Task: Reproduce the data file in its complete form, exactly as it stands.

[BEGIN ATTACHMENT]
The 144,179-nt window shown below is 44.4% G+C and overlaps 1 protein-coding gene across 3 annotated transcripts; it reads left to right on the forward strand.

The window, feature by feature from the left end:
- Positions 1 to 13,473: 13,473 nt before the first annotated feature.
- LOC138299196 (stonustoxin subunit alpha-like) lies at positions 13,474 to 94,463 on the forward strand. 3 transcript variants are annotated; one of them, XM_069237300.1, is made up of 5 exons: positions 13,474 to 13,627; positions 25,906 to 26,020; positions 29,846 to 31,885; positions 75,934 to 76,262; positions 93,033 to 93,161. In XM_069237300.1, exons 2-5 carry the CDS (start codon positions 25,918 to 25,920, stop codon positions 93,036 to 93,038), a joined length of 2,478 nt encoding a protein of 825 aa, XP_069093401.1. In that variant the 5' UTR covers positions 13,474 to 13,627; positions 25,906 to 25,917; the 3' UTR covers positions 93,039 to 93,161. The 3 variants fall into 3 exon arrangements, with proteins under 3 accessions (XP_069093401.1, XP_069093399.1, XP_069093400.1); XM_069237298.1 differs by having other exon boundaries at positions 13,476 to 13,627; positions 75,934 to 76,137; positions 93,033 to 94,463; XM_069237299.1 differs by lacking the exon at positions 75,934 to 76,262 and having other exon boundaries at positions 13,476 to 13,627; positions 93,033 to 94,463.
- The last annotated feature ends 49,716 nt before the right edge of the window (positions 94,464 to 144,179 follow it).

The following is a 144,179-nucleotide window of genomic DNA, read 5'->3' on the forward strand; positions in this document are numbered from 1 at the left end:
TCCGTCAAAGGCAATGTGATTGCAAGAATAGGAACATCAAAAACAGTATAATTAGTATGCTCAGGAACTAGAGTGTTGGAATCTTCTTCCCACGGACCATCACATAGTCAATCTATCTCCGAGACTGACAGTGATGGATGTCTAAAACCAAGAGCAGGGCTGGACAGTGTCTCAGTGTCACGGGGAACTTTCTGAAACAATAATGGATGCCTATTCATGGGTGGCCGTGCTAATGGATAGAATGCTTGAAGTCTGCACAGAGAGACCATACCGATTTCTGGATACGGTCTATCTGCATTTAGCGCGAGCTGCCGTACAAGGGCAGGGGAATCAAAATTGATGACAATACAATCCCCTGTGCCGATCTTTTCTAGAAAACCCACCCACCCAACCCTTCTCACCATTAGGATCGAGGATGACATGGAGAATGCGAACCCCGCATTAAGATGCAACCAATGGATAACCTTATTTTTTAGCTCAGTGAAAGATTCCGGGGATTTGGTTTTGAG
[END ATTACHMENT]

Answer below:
The 144,179-nt window shown below is 44.4% G+C and overlaps 1 protein-coding gene across 3 annotated transcripts; it reads left to right on the forward strand.

The window, feature by feature from the left end:
- Positions 1 to 13,473: 13,473 nt before the first annotated feature.
- LOC138299196 (stonustoxin subunit alpha-like) lies at positions 13,474 to 94,463 on the forward strand. 3 transcript variants are annotated; one of them, XM_069237300.1, is made up of 5 exons: positions 13,474 to 13,627; positions 25,906 to 26,020; positions 29,846 to 31,885; positions 75,934 to 76,262; positions 93,033 to 93,161. In XM_069237300.1, exons 2-5 carry the CDS (start codon positions 25,918 to 25,920, stop codon positions 93,036 to 93,038), a joined length of 2,478 nt encoding a protein of 825 aa, XP_069093401.1. In that variant the 5' UTR covers positions 13,474 to 13,627; positions 25,906 to 25,917; the 3' UTR covers positions 93,039 to 93,161. The 3 variants fall into 3 exon arrangements, with proteins under 3 accessions (XP_069093401.1, XP_069093399.1, XP_069093400.1); XM_069237298.1 differs by having other exon boundaries at positions 13,476 to 13,627; positions 75,934 to 76,137; positions 93,033 to 94,463; XM_069237299.1 differs by lacking the exon at positions 75,934 to 76,262 and having other exon boundaries at positions 13,476 to 13,627; positions 93,033 to 94,463.
- The last annotated feature ends 49,716 nt before the right edge of the window (positions 94,464 to 144,179 follow it).

The following is a 144,179-nucleotide window of genomic DNA, read 5'->3' on the forward strand; positions in this document are numbered from 1 at the left end:
TCCGTCAAAGGCAATGTGATTGCAAGAATAGGAACATCAAAAACAGTATAATTAGTATGCTCAGGAACTAGAGTGTTGGAATCTTCTTCCCACGGACCATCACATAGTCAATCTATCTCCGAGACTGACAGTGATGGATGTCTAAAACCAAGAGCAGGGCTGGACAGTGTCTCAGTGTCACGGGGAACTTTCTGAAACAATAATGGATGCCTATTCATGGGTGGCCGTGCTAATGGATAGAATGCTTGAAGTCTGCACAGAGAGACCATACCGATTTCTGGATACGGTCTATCTGCATTTAGCGCGAGCTGCCGTACAAGGGCAGGGGAATCAAAATTGATGACAATACAATCCCCTGTGCCGATCTTTTCTAGAAAACCCACCCACCCAACCCTTCTCACCATTAGGATCGAGGATGACATGGAGAATGCGAACCCCGCATTAAGATGCAACCAATGGATAACCTTATTTTTTAGCTCAGTGAAAGATTCCGGGGATTTGGTTTTGAG